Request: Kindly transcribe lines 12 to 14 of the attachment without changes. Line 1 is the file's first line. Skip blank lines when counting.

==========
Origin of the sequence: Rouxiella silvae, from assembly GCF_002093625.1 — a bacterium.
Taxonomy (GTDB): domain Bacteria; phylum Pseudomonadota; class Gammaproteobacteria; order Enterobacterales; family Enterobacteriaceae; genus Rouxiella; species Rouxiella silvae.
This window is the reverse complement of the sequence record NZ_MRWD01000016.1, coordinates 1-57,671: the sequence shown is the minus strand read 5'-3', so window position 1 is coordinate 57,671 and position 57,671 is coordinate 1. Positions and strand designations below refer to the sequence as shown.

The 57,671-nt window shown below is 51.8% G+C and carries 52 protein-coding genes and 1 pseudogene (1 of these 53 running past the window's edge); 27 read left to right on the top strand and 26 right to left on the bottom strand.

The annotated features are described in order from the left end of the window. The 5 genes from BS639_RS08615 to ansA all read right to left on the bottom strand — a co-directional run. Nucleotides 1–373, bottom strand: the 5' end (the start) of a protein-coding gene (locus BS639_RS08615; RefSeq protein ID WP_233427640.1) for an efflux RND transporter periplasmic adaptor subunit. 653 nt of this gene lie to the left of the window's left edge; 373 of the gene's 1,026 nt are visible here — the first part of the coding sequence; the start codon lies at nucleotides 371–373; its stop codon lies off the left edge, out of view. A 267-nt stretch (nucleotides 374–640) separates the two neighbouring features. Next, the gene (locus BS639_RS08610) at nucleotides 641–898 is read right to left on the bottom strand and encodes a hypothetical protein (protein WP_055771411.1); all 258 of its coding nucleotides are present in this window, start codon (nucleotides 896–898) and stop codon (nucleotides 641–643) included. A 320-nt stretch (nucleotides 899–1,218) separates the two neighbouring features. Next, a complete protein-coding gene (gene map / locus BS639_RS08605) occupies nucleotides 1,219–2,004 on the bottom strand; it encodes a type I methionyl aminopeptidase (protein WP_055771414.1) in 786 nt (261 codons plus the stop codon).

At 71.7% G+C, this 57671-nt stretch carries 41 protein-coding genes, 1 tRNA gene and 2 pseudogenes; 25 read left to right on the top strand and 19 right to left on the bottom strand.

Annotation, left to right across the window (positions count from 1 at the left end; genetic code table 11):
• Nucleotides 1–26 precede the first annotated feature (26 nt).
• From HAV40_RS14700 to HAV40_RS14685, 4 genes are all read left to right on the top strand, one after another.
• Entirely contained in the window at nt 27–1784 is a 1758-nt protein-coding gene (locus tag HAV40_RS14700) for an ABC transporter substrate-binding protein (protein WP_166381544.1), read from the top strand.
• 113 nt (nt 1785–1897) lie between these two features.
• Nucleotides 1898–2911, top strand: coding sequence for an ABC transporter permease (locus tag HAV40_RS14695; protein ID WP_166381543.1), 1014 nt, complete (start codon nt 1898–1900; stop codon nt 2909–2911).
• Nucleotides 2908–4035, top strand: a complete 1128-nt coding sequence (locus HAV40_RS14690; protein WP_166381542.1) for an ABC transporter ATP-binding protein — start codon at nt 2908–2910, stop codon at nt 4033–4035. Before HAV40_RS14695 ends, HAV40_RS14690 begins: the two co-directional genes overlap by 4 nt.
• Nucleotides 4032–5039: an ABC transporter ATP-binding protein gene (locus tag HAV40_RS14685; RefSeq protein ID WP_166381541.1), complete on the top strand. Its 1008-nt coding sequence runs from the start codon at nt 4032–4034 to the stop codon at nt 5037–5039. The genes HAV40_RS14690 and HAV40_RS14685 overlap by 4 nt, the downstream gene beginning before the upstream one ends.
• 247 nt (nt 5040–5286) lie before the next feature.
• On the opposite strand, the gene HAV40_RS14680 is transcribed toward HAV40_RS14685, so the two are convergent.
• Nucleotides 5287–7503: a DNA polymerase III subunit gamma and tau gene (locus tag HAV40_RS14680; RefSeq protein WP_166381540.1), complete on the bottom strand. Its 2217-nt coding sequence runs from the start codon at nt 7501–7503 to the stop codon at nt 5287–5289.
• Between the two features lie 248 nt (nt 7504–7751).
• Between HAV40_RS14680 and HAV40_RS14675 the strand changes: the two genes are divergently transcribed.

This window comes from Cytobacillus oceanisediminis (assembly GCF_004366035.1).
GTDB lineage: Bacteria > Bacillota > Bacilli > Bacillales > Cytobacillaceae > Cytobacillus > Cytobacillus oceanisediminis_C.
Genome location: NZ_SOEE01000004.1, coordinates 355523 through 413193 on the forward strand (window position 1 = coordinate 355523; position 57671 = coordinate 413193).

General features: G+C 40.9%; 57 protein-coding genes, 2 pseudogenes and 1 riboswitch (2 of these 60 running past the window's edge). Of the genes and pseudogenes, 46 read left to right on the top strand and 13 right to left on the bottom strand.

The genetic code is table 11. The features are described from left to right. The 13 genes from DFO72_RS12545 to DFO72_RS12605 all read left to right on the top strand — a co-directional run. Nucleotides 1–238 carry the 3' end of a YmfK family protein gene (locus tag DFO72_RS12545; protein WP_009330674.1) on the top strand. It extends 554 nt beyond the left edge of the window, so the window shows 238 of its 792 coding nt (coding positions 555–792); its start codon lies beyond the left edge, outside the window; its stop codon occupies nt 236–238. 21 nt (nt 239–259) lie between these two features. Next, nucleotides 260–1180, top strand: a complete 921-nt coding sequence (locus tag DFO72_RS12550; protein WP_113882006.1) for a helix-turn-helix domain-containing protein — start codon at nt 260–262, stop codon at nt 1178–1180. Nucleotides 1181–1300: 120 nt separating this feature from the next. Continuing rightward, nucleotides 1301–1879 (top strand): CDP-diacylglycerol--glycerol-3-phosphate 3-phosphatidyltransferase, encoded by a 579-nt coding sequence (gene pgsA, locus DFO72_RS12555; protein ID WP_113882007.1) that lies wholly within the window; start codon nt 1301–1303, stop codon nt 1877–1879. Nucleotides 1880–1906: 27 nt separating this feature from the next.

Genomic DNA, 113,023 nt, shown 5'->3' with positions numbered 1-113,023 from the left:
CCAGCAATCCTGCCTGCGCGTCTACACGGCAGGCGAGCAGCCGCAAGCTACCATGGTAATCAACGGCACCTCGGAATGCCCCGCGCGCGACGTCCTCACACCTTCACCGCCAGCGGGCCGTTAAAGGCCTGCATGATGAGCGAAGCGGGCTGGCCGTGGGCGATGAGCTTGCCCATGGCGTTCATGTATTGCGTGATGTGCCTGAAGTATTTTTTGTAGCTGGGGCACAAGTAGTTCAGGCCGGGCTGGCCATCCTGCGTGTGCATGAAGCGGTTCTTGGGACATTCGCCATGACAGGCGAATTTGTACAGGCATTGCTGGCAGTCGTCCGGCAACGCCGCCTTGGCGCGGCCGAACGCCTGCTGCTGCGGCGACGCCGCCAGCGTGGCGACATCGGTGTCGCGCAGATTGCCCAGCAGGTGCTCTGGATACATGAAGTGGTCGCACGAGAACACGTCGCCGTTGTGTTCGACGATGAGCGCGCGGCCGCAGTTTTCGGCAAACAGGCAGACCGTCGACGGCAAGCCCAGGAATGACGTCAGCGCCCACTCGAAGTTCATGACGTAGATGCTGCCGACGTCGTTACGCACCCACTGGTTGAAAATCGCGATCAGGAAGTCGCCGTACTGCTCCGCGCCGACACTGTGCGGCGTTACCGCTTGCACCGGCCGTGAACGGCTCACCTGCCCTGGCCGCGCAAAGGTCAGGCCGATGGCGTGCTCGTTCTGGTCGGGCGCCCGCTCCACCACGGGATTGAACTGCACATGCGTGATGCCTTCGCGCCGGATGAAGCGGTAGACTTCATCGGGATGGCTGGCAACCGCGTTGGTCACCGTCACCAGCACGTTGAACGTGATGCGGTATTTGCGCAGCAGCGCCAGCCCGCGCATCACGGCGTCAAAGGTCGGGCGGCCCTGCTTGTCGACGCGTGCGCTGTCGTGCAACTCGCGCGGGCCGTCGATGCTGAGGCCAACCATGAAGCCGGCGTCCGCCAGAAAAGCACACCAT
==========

• Nucleotides 1898–2911, top strand: coding sequence for an ABC transporter permease (locus tag HAV40_RS14695; protein ID WP_166381543.1), 1014 nt, complete (start codon nt 1898–1900; stop codon nt 2909–2911).
• Nucleotides 2908–4035, top strand: a complete 1128-nt coding sequence (locus HAV40_RS14690; protein WP_166381542.1) for an ABC transporter ATP-binding protein — start codon at nt 2908–2910, stop codon at nt 4033–4035. Before HAV40_RS14695 ends, HAV40_RS14690 begins: the two co-directional genes overlap by 4 nt.
• Nucleotides 4032–5039: an ABC transporter ATP-binding protein gene (locus tag HAV40_RS14685; RefSeq protein ID WP_166381541.1), complete on the top strand. Its 1008-nt coding sequence runs from the start codon at nt 4032–4034 to the stop codon at nt 5037–5039. The genes HAV40_RS14690 and HAV40_RS14685 overlap by 4 nt, the downstream gene beginning before the upstream one ends.